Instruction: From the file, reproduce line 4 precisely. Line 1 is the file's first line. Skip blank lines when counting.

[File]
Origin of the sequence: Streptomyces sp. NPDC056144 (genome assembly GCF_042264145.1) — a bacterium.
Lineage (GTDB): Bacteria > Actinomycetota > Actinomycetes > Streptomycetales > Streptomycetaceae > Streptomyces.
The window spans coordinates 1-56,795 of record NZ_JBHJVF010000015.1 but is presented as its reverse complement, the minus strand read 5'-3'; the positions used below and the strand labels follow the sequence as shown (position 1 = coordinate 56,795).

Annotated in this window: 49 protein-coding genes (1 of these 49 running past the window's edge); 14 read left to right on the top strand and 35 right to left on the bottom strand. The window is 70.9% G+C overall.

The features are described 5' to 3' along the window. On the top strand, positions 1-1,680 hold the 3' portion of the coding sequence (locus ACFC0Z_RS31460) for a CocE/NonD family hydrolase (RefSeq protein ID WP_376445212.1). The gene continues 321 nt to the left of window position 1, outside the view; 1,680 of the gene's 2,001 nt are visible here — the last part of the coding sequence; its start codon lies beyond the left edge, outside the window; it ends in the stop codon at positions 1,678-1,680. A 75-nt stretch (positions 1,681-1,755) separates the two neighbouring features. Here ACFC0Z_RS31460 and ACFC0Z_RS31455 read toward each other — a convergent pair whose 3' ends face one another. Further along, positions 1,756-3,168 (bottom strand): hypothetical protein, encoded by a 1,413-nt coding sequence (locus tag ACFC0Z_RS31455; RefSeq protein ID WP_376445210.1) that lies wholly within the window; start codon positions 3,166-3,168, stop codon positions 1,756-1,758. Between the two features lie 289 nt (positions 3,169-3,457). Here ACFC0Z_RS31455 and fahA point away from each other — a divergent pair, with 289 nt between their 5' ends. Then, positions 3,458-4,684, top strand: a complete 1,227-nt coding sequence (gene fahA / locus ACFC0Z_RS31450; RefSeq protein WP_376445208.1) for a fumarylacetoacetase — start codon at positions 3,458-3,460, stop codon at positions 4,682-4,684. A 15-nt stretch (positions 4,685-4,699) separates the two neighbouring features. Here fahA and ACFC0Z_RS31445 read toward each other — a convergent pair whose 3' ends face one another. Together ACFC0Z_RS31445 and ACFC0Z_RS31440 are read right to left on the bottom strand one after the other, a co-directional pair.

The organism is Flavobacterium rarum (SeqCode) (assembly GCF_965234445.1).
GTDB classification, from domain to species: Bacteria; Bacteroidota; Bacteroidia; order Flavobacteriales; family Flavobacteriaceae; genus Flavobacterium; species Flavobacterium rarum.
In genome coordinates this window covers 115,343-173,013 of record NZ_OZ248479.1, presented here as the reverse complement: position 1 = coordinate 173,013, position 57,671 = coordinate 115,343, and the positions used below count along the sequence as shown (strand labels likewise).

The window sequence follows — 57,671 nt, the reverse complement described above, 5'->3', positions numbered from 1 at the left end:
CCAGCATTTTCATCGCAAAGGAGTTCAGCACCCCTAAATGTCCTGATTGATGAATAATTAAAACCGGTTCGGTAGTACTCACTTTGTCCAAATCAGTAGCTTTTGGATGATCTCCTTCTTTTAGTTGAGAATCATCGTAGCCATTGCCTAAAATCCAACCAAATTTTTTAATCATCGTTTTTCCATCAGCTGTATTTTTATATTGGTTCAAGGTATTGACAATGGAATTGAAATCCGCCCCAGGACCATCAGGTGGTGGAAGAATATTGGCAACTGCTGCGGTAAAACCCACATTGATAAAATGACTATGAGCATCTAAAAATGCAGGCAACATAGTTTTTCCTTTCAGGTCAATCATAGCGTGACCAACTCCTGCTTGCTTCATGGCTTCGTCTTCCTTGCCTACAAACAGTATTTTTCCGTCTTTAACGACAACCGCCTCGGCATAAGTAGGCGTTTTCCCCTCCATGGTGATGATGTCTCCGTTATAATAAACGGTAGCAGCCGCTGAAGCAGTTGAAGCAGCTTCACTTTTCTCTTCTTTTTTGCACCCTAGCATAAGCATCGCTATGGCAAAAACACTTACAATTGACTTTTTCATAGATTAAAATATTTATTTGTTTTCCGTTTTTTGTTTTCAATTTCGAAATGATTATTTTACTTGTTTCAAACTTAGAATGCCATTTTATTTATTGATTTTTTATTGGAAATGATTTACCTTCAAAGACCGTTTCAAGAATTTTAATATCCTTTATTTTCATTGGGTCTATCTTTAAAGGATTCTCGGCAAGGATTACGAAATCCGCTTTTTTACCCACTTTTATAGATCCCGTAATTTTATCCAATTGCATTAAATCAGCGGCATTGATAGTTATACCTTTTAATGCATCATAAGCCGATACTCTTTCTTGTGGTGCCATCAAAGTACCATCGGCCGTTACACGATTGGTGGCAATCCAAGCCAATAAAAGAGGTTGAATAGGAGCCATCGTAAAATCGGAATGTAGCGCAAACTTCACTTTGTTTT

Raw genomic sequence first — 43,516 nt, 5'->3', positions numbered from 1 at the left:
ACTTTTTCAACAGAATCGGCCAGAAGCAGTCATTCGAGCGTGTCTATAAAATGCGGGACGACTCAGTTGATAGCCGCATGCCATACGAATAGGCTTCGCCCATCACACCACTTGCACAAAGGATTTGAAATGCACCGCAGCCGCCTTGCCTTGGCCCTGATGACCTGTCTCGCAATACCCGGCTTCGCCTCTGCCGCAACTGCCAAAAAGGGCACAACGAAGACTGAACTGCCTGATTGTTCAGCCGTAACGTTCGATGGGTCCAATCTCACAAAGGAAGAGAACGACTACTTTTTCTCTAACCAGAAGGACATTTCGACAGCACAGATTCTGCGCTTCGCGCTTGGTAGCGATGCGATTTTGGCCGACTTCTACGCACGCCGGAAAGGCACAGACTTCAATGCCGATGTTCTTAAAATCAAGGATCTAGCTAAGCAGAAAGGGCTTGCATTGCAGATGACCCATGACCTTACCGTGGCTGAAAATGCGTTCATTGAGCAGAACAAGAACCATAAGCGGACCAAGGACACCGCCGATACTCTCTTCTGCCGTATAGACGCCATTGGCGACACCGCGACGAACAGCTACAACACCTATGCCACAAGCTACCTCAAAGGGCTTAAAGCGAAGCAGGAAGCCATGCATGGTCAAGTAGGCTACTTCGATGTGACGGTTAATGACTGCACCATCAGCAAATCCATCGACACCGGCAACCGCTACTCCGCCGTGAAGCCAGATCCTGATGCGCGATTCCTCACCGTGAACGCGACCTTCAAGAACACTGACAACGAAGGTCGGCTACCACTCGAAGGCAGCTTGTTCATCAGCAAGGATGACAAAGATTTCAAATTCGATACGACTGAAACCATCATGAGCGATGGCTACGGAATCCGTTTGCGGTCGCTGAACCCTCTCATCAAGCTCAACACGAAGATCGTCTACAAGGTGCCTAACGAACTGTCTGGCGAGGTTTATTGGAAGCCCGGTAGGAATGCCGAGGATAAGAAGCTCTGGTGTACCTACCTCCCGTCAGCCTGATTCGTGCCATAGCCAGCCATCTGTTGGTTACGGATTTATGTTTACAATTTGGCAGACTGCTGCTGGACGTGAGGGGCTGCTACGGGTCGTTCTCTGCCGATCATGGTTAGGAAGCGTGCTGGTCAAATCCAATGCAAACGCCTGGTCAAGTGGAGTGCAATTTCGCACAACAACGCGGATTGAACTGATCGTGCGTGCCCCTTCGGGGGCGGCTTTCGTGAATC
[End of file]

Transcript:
Annotated in this window: 49 protein-coding genes (1 of these 49 running past the window's edge); 14 read left to right on the top strand and 35 right to left on the bottom strand. The window is 70.9% G+C overall.